"The Beckenhauer law firm have been overly paid for their work in abstracting and land contracts in the eyes of the Melcher family. Our objection IS TOTAL except for $5.78."/s/ Melvin Predoehl P.R. Melvin Predoehl, Personal Representative"
At the close of the plaintiff's evidence the trial court dismissed the petition on the ground that the statement was privileged. The plaintiff has appealed. The principal issue upon the appeal is whether the statement was privileged.
It is a well-established rule that libelous matter in a pleading which is relevant to, or has some reasonable relation to, the judicial proceeding in which it is filed is absolutely privileged. See, Annot., 38 A.L. R.3d 272 (1971); Restatement (Second) of Torts §§ 586-587 (1977).
In Simon v. London Guarantee & Accident Co., 104 Neb. 524, 528, 177 N.W. 824, 825 (1920), this court said: "[A]llegations in pleadings are privileged if material or pertinent to the controversy in litigation.... `Where the question of the relevancy and pertinency of matters in pleadings is to be inquired into, all doubt should be resolved in favor of relevancy and pertinency.' " If it clearly appears that the allegations in a pleading are not pertinent, material, or relevant to the controversy in litigation, they are not privileged and may serve as the basis for a libel suit. Simon v. London Guarantee & Accident Co., supra. Whether allegations in a pleading are privileged is a question of law.
In Sinnett v. Albert, 188 Neb. 176, 179, 195 N.W.2d 506, 509 (1972), we said: "[T]here is an absolute privilege to publish false and defamatory matter in judicial proceedings, where the matter has some relation to the proceeding."
The absolute privilege attaches to defamatory statements made incident to and in the course of a judicial proceeding if the defamatory matter has some relation to the proceeding. It is not necessary that the defamatory matter be relevant or pertinent *621 to any issue before the court. It is necessary only that it have some relevance to the judicial function which is being performed. Sinnett v. Albert, supra. See, also, Reller v. Ankeny, 160 Neb. 47, 68 N.W.2d 686 (1955); Shumway v. Warrick, 108 Neb. 652, 189 N.W. 301 (1922).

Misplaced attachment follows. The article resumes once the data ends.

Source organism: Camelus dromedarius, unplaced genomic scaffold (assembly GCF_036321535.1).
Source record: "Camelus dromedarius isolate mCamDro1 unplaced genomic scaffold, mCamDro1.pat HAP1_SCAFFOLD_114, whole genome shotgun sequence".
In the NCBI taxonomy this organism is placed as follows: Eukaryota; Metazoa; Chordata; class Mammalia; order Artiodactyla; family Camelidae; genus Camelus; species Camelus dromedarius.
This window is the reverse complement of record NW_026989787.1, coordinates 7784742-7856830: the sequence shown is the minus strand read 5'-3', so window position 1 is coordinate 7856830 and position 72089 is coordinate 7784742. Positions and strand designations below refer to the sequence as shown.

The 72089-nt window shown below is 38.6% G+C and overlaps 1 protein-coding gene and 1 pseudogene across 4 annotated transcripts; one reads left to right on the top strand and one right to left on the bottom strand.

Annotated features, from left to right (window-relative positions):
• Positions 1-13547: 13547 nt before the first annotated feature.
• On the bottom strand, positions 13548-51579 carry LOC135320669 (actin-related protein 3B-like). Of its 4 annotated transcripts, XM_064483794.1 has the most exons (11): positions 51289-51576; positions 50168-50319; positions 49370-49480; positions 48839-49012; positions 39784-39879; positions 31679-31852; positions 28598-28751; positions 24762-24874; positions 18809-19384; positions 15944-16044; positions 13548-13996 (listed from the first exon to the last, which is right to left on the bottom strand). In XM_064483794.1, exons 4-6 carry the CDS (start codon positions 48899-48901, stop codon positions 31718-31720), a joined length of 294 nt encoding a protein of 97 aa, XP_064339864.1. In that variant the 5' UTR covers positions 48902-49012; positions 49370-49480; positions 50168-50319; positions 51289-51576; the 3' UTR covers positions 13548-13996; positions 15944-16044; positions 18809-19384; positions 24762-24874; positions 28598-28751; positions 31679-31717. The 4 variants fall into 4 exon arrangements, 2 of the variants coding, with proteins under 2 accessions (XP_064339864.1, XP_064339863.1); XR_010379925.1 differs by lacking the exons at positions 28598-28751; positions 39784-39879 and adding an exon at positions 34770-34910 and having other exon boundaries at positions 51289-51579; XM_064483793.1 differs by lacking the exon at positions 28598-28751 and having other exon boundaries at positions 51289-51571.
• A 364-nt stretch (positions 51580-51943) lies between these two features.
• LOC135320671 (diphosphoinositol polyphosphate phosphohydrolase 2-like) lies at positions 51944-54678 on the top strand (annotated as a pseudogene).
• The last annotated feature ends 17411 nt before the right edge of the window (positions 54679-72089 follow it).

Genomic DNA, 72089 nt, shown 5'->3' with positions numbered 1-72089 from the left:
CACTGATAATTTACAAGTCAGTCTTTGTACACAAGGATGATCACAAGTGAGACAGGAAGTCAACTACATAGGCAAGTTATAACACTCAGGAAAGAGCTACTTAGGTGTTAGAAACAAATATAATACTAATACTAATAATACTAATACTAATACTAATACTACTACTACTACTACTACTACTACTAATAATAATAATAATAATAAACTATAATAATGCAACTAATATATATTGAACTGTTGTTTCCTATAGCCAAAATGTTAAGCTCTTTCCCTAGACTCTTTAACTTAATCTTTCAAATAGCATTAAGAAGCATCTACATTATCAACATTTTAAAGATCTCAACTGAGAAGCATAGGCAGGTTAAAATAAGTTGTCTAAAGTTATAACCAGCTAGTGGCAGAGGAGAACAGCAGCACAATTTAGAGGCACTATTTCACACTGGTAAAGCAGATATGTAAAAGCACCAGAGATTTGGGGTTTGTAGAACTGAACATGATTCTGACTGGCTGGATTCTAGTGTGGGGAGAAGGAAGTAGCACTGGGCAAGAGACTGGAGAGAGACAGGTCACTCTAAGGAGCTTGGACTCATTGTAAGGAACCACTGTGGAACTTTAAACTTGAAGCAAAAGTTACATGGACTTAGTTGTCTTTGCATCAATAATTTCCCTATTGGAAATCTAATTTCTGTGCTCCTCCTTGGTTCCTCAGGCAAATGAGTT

The real issue in this case is whether the defamatory material was relevant or pertinent to the claim filed by Kenneth Beckenhauer.
It should be apparent to all that the statement was wholly unnecessary to the notice of disallowance of claim and served only to defame members of the bar in Cuming County, Nebraska. Since the defendant Michaelis has been disbarred, it is unnecessary to comment further on the unprofessional nature of the document and the risk and expense to which he subjected his clients.
The Restatement makes it clear that the defamatory matter need not be relevant to any issue before the court, but is privileged if it has some reference to the judicial function the judge is performing. If the defamatory matter has some reference to the subject matter of the litigation, it is privileged. The Restatement, supra at Comment c at 248, 249.
Tested by the rules which have been stated above, we conclude that the defamatory material contained in the notice of disallowance of claim was privileged. Although admittedly weak, it had some relation to the matter in controversy. The judgment of the District Court is therefore affirmed.
McCOWN, J., not participating.